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Most diode detectors also include an automatic volume control (AVC) circuit, along with the basic detector discussed in the previous section. Automatic volume control is a fairly elaborate function within radio receivers. Its purpose is to maintain a constant audio output, or volume, in the face of possible changes in signal strength due to abnormal propagation conditions. Signal fades and build-ups are the obvious results of these irregularities in propagation. It would be most disconcerting for the listener to have to continually adjust the volume on his receiver in order to compensate for a program becoming suddenly too loud or faint. Therefore, automatic volume control is added to virtually all radio receivers.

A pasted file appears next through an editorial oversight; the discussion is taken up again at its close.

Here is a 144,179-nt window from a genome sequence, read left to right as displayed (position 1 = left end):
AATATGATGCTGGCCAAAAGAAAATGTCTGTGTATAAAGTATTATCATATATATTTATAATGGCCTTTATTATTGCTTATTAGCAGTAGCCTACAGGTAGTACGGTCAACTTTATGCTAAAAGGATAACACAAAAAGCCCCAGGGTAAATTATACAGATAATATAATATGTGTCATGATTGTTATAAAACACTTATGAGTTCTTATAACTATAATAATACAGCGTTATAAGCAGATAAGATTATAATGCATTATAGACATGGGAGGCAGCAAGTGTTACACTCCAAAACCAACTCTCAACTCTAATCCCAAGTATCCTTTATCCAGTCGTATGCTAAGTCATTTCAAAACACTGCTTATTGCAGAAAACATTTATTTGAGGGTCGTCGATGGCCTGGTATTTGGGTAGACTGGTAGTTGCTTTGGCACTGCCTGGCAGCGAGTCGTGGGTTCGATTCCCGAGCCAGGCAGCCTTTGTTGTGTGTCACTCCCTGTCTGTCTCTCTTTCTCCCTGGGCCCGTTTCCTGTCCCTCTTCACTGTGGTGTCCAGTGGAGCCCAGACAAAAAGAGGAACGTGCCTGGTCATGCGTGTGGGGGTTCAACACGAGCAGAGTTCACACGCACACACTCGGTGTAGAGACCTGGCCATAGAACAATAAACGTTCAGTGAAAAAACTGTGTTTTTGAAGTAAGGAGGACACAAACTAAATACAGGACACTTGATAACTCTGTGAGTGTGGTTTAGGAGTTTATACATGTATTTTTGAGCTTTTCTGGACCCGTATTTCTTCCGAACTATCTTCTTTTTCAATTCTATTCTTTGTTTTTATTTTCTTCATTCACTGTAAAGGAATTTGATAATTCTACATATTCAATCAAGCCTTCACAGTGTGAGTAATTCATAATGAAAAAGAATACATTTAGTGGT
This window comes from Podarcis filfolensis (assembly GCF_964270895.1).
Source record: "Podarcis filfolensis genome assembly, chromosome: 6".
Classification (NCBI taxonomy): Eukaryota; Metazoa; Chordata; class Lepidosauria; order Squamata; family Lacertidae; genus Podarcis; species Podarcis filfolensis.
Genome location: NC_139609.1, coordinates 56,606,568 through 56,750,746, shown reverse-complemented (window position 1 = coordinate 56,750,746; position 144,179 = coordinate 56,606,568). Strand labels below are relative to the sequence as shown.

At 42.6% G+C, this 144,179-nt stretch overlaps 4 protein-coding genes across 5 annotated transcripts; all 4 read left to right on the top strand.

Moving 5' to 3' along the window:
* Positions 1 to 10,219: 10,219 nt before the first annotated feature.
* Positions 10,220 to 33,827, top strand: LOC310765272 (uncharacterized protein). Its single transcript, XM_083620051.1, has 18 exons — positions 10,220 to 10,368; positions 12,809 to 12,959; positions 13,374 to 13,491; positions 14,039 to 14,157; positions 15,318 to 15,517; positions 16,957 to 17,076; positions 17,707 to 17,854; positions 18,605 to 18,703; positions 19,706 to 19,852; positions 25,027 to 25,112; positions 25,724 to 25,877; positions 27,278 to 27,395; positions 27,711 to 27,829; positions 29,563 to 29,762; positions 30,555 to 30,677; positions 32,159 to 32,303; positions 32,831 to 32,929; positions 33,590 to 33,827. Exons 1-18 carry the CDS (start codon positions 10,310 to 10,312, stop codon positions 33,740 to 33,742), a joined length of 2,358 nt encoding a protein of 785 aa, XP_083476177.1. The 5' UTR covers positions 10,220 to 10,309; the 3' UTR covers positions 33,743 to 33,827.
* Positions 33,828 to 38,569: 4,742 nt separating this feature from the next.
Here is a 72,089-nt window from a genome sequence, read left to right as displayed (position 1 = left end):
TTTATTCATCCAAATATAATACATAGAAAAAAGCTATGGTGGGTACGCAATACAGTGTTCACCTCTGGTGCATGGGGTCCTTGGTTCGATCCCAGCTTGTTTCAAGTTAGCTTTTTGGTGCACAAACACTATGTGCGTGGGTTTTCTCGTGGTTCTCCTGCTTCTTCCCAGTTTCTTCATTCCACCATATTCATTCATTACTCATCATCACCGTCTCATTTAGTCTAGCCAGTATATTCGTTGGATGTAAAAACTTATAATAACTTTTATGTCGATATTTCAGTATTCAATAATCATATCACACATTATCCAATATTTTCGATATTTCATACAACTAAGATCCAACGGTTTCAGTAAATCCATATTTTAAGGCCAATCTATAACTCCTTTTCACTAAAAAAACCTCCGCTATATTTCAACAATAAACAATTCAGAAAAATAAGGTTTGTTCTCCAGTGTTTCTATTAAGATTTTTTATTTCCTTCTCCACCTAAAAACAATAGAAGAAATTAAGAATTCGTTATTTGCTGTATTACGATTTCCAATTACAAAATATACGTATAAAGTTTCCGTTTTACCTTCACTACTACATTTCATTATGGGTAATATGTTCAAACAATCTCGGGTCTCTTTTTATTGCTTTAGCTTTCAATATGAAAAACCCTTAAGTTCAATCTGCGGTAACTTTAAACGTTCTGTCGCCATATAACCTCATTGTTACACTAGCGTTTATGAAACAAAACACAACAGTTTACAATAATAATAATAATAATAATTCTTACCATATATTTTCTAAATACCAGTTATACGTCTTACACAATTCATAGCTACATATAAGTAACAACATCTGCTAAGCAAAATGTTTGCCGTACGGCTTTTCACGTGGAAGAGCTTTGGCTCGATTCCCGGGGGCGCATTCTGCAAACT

SUMMARY OF ILLUSTRATIONS
A total of eight circuit diagrams and seven waveform diagrams are used to illustrate the various actions in the operation of a diode detector with AVC. The first two circuit diagrams (Figs. 5-1 and 5-2) show successive negative and positive half-cycles of unmodulated radio frequency signal current being received and detected by diode detector V1 (this tube is an integral part of the total AVC circuit). Certain DC voltages come into existence when this detection occurs. These are shown as the three detected voltages on the upper plates of capacitors C2, C3, and C4, and also as the AVC voltage on the upper plate of capacitor C5. The electrons which constitute these detected voltages come originally from the plate current of the tube. Consequently they, too, are shown in green.
Fig. 5-3 shows negative and positive half-cycles of tank voltage and current, and also of detector plate current and AVC voltage.